NASCAR and Rainbows
My first year at Bates, it took me over a month to figure out my mailbox combination. After a few days, the people in the mailroom began to recognize me, and I stopped asking them to open it for me. So every day I would devote several minutes to conquering that smug little lock, standing on my tiptoes and spinning the little knob to exactly the right numbers, over and over, until I became aware of the crowd waiting to get to their mailboxes, and I would slink away, defeated.
One day, so early in the semester that classes hadn’t even started, I was just turning away from my mailbox, unsuccessful again, when I locked eyes with someone. And every muscle in my body gave a collective “urk.” I have no idea who it was, just that it was a girl, that my stomach felt the need to spontaneously do a little dance, and that my mind thought that was strange.
That evening we gathered in the chapel for the last of the first-year orientation speakers. I don’t remember much of the presentation, my mind was much too busy tying itself in knots. First of all, were we really getting a presentation on how it’s okay to be gay? And why weren’t any of the kids rolling their eyes and snickering? Second of all, well, I definitely wasn’t at Catholic school anymore. Apparently being queer was no big deal here. Third of all was that pesky moment in the mailroom, and years of pesky moments like it. Fourth of all was that I kept fidgeting with my high school ring, and it made a considerable amount of noise whenever I dropped it and it rolled across the aisle.
And did nobody else find it ironic that we were in a chapel?
That night I spent a long time sitting by the puddle. I wasn’t queer. No. I had explanations for this. I was a hypochondriac - of course I was certain I was queer. Plus, deciding I was queer would give me a place to fit in in this big scary college world, an already existing group I could just join.
My subconscious said “yeah, but….” a lot.
I suppose my subconscious had always known I was queer and had been making symbolic actions for years, jumping up and down and yelling at my conscious, which covered its eyes and wore earplugs. I had rainbow laces in my shoes, a rainbow patch on my bag, and I could remember exactly where I was when I heard that Massachusetts legalized gay marriage. I was on a queer email listserve for years, because, well, I was liberal, and of course I supported gay rights.
I couldn’t be queer, my conscious informed my subconscious. Not in my “Mom, Dad, 2.5 kids, and a dog” suburb, not in my Catholic high school, not with all my straight friends. Besides, all the queer people I had met before were queer just to spite people or because they really liked living those stereotypes. And I much preferred jewelry, kittens, and glitter to power tools, unattractive haircuts, and any sort of pleated clothing. Plus, I was much too quiet to spite people that boldly. But obviously, as always, the stereotypes weren’t true.
A couple days later I signed up for OUTfront at the activities fair. To be more honest, I followed a strategic plan, involving working my way down the line of tables, signing up blindly for everything in my path, and just “happening upon” the OUTfront table, and signing up with a “why the hell not” flair. My flair died, however, and I frantically scribbled my name, jammed my fists into my pockets, and speed-walked back to my dorm. If somebody from OUTfront had attempted a “hello” I probably would have passed out on the spot.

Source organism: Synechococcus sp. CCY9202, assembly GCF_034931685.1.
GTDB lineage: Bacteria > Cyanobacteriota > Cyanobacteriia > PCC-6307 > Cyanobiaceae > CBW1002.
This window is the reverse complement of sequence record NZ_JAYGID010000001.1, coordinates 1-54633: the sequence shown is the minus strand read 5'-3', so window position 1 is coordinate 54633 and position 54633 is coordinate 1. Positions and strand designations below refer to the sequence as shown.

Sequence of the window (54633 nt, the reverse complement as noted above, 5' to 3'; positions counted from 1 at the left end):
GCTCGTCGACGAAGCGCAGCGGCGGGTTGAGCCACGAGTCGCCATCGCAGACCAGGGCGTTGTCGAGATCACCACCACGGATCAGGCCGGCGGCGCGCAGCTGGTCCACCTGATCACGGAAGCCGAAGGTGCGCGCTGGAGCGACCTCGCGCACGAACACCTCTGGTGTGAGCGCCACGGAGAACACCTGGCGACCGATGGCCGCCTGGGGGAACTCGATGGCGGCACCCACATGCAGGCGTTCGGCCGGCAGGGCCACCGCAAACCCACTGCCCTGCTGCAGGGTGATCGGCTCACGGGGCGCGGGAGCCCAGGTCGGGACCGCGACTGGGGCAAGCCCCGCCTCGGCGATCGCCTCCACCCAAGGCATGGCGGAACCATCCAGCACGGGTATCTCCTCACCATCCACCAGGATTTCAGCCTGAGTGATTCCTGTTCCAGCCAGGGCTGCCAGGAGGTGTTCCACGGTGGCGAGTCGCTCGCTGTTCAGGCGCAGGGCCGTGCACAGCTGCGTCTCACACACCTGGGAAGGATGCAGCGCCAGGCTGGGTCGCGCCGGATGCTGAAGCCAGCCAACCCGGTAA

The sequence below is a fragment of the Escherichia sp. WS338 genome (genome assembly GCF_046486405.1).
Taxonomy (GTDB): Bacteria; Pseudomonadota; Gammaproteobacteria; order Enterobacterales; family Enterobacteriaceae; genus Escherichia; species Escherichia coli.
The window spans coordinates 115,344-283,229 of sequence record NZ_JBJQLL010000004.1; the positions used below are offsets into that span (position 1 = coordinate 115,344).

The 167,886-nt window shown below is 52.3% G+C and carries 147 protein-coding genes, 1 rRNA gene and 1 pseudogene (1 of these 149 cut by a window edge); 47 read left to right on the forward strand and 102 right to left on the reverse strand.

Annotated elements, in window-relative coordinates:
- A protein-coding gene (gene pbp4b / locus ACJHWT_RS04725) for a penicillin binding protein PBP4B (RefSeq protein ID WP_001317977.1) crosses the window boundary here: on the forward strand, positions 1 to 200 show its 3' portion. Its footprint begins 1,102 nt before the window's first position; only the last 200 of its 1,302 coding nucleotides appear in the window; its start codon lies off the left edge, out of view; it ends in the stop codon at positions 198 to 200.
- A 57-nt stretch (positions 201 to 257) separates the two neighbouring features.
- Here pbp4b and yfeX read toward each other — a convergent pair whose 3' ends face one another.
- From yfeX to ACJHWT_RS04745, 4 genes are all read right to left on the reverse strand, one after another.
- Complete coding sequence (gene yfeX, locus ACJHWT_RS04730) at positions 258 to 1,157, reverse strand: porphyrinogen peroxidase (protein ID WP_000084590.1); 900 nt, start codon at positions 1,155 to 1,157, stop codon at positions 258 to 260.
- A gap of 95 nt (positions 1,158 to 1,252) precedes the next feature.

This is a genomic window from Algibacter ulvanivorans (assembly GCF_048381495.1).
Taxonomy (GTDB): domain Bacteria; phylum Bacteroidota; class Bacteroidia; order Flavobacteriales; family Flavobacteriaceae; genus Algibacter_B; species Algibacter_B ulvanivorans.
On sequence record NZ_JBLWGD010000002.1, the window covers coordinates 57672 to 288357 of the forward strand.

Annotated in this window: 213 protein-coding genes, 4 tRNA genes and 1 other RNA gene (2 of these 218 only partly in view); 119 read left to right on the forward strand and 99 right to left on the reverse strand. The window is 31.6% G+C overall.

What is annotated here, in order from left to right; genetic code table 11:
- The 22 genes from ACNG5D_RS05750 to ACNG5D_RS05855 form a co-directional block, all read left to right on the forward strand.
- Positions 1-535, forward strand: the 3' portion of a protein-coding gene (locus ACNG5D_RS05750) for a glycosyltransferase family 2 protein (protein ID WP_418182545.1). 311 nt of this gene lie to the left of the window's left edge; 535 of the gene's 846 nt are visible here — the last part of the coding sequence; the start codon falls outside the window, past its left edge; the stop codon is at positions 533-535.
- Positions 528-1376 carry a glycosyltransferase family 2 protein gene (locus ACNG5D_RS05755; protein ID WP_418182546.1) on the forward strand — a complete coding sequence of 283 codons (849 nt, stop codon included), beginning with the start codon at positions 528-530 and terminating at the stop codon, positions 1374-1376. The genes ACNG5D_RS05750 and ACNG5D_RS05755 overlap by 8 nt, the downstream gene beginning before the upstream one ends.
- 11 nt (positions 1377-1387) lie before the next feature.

My roommate, an excited new ally who had actually talked to the harmless OUTfront kids, had all the handouts, which I poured over when she went to class. In October, on the last day of Coming Out Week, I came out to her. Via Instant Messenger. While we were both in our room. I heard the IM window bleep, and then I heard her turn around in her chair.
“You’re queer? Seriously?”
I spun around, looking sheepish.
“You could have just told me, dork.” She rolled her eyes and laughed.
I’ve only had to come out to a few people. Most people at Bates seemed to just kinda know, and it didn’t faze them in the least. It’s a strange thing, really, this coming out business. It’s something so intrinsic to your character, but something so everyday that it seems silly to have such a serious, I’m-letting-you-in-on-a-big-secret, heart-to-heart about it.
It’d be like if I pulled my friends aside, one by one, and awkwardly admitted to them that I liked NASCAR. I grew up being told that I was a basketball fan, I’d watched endless games, trying to find one team I thought was at least a bit interesting, but really, deep down, I hoped one day to find the perfect racecar, and drive off into the sunset with it. Can you imagine the awkward silence?
(Except that I don’t understand or appreciate NASCAR, and unlike being queer, liking NASCAR might indicate some sort of mental illness.)
So if you think you might be queer, well, congrats. And if you think that of course you’re not queer, you’ve seen Queer Eye for the Straight Guy or the L Word, and you’re nothing like those people, well, most queer people are nothing like them. Unfortunately, there’s no test to determine whether or not you’re queer, it’s just something you have to figure out for yourself. Take your time, think about it. And anyone, queer, questioning, or straight, is always welcome to come to OUTfront meetings, or email any of us officers.
- Erin Reed ‘08
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ŠOUTfront 2006 | design by jemufo